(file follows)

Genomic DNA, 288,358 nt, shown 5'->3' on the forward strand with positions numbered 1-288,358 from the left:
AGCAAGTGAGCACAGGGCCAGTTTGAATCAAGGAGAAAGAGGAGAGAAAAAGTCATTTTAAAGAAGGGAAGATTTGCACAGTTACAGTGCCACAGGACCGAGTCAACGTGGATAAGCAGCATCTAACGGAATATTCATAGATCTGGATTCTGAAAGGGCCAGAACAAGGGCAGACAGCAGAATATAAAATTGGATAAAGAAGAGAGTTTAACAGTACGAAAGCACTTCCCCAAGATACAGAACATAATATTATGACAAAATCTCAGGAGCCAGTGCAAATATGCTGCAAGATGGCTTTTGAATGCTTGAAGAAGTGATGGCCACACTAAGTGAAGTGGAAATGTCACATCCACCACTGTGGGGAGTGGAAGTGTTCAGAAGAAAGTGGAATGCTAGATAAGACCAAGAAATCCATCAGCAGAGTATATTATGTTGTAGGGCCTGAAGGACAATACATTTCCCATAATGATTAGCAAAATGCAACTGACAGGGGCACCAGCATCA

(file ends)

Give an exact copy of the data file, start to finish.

Genomic DNA, 288,358 nt, shown 5'->3' on the forward strand with positions numbered 1-288,358 from the left:
AGCAAGTGAGCACAGGGCCAGTTTGAATCAAGGAGAAAGAGGAGAGAAAAAGTCATTTTAAAGAAGGGAAGATTTGCACAGTTACAGTGCCACAGGACCGAGTCAACGTGGATAAGCAGCATCTAACGGAATATTCATAGATCTGGATTCTGAAAGGGCCAGAACAAGGGCAGACAGCAGAATATAAAATTGGATAAAGAAGAGAGTTTAACAGTACGAAAGCACTTCCCCAAGATACAGAACATAATATTATGACAAAATCTCAGGAGCCAGTGCAAATATGCTGCAAGATGGCTTTTGAATGCTTGAAGAAGTGATGGCCACACTAAGTGAAGTGGAAATGTCACATCCACCACTGTGGGGAGTGGAAGTGTTCAGAAGAAAGTGGAATGCTAGATAAGACCAAGAAATCCATCAGCAGAGTATATTATGTTGTAGGGCCTGAAGGACAATACATTTCCCATAATGATTAGCAAAATGCAACTGACAGGGGCACCAGCATCA